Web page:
City of Montreal blaming AB&B after a deadly fire kills several persons in a building with illegal short term rentals.

City of Montreal blaming AB&B after a deadly fire kills several persons in a building with illegal short term rentals.

This sad event in which tenants and others unfortunately lost their lives, is being politicized, in all the wrong directions:


1) Having the city blaming AB&B for allowing non-licensed owners to rent via their platform, appears more like a political  tactic to "find  blame " for the province and city's own failure to police its own laws / bylaws.    


2) Since 2015, every vacation rental property NEEDS to hold a provincial issued license number from the CITQ (Quebec tourism corporation).  This license can ONLY be issued, if the city bylaws allow the particular property to be used as a vacation rental.  Which means the "thousands" of illegal rentals (non prime-residences) don't have a CITQ number, which carries fines as much as $7,000 per day of illegal operation. 


3) For about 2 years now (and  with the involvement of Revenu Quebec) its become a legal obligation to POST the CITQ number on every advertizement, website offer, platforms, etc., for short term rentals.  Failure carries big fines if not respected.  


4) At least 2 other well known platforms (where I advertize my (licensed) properties), require that a valid registration number be posted on their site.  


5) So while the city of Montreal, Revenue Québec and the CITQ now shift blame and claim how difficult it is  enforce their own laws and bylaws, one may wonder:  How hard can it be to note the absence of  a CTIQ license number on a web page?  All the information is there: Phone numbers, cities, photos, email addresses, etc., plus they can easily subpoenaed the platform to produce names, adresses, etc. of the client/owner.   Better yet, they can simply have a "ghost"  renter negotiate a rental and the authorities would have all the proof they ever need, right in hand...


6) But the real elephant in the room is simply that having a CITQ license number has nothing to do with any kind of physical inspection or level of security standard of a rental property, which might imply some kind of protection against disasters such as the recent Montreal fire.    Having a license or not, has NO bearing whatsoever on the security level of ANY short term rental property.   So the absence of a permit or CITQ number, seems to have nothing to do with this  fire.  And why is AB&B being finger pointed for an unfortunate fire, on the basis that it advertizies unlicensed properties.  Their are no connections between the two matters.  The fire might have happened just as well in a licensed property.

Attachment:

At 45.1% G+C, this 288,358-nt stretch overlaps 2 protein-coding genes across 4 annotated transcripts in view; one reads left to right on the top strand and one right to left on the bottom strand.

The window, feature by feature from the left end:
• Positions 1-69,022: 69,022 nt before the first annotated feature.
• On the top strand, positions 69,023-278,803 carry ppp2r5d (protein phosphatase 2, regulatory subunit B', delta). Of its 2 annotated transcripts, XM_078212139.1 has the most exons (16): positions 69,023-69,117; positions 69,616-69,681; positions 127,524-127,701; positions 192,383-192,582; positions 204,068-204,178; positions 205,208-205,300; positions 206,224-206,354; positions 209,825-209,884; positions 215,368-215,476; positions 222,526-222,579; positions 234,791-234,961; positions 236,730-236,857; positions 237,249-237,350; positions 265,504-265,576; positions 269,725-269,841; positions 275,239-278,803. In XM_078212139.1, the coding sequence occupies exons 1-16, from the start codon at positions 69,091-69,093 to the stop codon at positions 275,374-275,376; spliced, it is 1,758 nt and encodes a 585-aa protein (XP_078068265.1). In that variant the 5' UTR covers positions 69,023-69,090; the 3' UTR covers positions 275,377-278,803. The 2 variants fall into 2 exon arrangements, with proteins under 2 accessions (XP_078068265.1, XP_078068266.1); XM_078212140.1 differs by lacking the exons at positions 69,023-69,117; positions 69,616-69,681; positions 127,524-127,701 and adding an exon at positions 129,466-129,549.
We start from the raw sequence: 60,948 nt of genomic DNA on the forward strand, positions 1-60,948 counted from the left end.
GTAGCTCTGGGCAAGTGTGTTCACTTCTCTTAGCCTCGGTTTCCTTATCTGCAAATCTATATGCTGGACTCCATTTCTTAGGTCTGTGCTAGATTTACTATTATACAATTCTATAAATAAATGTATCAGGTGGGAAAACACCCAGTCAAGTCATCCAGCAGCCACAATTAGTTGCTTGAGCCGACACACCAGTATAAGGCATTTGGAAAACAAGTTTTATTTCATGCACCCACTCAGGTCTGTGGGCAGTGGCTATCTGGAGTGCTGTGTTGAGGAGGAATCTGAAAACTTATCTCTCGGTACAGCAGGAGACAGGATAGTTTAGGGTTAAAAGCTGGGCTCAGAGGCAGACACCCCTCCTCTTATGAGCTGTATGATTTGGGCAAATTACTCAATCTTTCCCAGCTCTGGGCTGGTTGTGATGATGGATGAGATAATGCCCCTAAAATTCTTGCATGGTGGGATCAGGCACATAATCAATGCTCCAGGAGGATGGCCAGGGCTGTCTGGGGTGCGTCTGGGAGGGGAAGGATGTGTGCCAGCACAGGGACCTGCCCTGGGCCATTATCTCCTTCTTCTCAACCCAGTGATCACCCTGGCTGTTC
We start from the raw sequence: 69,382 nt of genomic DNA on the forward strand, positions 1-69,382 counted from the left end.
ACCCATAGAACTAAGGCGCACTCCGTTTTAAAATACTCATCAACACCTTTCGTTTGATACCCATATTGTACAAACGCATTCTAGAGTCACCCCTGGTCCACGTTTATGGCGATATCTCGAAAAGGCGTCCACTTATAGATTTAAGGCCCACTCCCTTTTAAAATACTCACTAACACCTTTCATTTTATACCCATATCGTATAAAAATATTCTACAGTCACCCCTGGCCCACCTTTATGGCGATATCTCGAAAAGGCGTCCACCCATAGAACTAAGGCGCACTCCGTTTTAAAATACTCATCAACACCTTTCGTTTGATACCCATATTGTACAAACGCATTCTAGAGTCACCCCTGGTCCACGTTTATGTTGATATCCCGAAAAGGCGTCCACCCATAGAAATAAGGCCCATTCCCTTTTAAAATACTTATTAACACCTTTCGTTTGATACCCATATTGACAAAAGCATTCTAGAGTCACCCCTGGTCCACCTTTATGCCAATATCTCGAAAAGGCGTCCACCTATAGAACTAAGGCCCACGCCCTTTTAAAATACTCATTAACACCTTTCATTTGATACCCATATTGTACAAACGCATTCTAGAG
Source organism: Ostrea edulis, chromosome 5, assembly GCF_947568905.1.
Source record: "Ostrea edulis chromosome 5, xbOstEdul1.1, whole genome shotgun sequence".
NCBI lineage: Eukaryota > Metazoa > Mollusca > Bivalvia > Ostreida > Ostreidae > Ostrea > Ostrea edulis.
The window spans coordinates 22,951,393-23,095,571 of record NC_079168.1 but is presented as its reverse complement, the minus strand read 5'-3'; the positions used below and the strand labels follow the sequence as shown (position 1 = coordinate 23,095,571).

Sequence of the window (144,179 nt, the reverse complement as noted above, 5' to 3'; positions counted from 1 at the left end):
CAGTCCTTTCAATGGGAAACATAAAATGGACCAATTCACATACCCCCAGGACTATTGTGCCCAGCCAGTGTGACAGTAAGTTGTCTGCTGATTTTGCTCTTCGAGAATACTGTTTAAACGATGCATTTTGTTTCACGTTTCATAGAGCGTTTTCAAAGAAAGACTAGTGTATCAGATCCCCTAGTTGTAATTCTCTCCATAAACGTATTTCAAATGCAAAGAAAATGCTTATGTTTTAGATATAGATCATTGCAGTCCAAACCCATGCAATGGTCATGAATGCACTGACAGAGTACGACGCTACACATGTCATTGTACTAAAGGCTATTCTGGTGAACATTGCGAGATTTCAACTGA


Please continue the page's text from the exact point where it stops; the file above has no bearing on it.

While, it's rather questionable that AB&B  would allow unlicensed property owner to advertize on its platform (and thus facilitate the commission of infractions by the owners), the blame for this sad loss of lives, appears to lie squarely with the authorities, for  not enforcing their own laws and bylaws and making security inspections.   It seems that this whole "license/permit" system in Quebec, is being run for the sole benefit of Revenue Quebec, which is to ID the owners and to collect its taxes.    As usual... follow the money and everything may become self explanatory. 


For years, legitimate rental owners have been complaining that nothing is being done to enforce the law and to shutdown illegal and substandard outfits.   


 Thus this political hot potato is being passed around and quickly becoming a political circus, unfortunately.





2 Replies 2
Level 2
California, United States

I agree the illegal airbnb issue and building code/safety of a. very old building is being conflated by the Quebec govt. What confuses me is if every rental needs a 'provincial issued license number from the CITQ (Quebec tourism corporation)', how were these illegal listings allowed to persist? When I had an Airbnb listing in San Francisco, I had an up to date, legal license and had my listing frozen the day after I forgot to re-enter/re-confirm it one year!

Level 10
Placencia, Belize

Imagine driving a car (without a license) and getting into an accident where someone dies and the  authorities immediately blame the car dealership where the driver bought the car. The first one that should be held responsible is (shouldn't even be a mystery) - the driver!


Granted, blaming Airbnb leads to a juicier story and definitely a bigger umbrella to hide under.

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